This deference to Whitehall’s preferred modes of governance is sometimes explained by the coincidence of labour administrations throughout the UK during the early years of devolution, or simply by the political actors falling back on a default set of conventions.  A less passive explanation lies in the constitutional contingency of the UK’s devolution settlement.  The combination of constitutional dependency on UK government’s willingness to uphold the devolution settlement and indirect access – via UK government – of Scotland and Wales’ valued EU ‘venue’ has eased the UK into a model  of ‘cooperative regionalism’.  For fear of losing access to their European links, the devolved authorities have to date been prepared to play nicely.

If Brexit were to cut the devolved authorities’ access to Europe, intra-Union politics would be restricted to the UK arena.  Without the structuring framework of EU directives, each administration would be likely to plot its own course in areas where policy interests and political priorities diverge significantly.  The policy dispersal would be particularly noticeable in areas where currently the lion’s share of legislation in force in the UK originates at the level of the EU, such as environment, agriculture and fisheries.  Granted, the devolved position would remain constitutionally vulnerable, but Scotland and Wales would have no other place to fight their battles but Whitehall.  In this way, Brexit would spell the end of policy and legislative coherence in the UK and the start of a more wayward and unpredictable intra-Union politics.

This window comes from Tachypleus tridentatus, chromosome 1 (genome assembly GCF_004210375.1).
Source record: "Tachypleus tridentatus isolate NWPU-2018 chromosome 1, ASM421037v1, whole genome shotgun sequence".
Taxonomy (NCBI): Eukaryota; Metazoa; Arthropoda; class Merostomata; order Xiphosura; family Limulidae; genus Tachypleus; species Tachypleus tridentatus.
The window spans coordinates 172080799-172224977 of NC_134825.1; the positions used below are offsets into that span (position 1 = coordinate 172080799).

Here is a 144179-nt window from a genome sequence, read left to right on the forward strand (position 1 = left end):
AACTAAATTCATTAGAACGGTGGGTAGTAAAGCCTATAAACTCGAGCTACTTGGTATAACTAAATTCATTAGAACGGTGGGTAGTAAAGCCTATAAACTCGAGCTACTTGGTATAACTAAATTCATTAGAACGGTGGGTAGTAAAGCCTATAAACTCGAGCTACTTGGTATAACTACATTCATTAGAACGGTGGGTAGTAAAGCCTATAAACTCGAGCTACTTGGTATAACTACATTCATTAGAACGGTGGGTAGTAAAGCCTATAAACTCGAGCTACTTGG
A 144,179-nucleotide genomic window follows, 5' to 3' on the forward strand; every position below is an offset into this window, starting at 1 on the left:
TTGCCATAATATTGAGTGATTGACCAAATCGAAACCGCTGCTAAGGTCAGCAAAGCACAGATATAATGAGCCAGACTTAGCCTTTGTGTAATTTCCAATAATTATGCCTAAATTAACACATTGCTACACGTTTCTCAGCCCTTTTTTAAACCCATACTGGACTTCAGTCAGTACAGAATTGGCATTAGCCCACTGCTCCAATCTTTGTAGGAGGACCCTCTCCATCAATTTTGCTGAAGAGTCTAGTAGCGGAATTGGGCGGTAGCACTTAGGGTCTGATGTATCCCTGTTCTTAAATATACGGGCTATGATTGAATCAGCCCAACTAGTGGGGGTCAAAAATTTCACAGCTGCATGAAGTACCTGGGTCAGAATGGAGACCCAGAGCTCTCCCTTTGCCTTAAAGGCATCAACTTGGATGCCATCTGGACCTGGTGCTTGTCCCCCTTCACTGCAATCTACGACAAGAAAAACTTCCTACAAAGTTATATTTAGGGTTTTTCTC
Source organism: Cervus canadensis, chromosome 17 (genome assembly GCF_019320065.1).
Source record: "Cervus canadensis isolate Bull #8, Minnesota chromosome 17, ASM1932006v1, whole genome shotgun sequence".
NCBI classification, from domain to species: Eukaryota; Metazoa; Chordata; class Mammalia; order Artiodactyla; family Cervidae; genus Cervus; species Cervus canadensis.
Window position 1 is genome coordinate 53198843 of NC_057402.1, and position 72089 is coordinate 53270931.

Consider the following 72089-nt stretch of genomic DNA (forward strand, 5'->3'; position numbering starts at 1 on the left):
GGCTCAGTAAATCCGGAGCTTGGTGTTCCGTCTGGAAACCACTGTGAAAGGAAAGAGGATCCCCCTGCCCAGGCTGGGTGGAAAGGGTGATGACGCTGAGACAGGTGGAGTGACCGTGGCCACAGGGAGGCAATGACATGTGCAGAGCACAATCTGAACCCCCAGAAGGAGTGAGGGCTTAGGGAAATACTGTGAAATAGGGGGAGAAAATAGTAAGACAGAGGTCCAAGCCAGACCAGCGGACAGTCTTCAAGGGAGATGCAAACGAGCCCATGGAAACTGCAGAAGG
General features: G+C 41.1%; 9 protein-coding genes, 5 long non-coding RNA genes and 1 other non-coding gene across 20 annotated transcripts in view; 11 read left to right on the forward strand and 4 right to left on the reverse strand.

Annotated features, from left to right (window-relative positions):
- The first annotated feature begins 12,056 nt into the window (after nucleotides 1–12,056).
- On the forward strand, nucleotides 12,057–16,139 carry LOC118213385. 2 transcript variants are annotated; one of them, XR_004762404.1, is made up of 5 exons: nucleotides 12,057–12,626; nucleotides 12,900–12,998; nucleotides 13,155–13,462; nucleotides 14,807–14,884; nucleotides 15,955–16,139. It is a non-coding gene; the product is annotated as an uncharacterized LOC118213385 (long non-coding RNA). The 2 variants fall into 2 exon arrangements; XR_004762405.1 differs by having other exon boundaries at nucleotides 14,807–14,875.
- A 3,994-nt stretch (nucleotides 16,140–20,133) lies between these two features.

This post represents the views of the author and not those of BrexitVote, nor the LSE.

Patricia Hogwood is Reader is European Politics at the University of Westminster. She has published on UK devolution and EU policy-making in a comparative context. Her other research interests include EU immigration policy, internal security and German politics.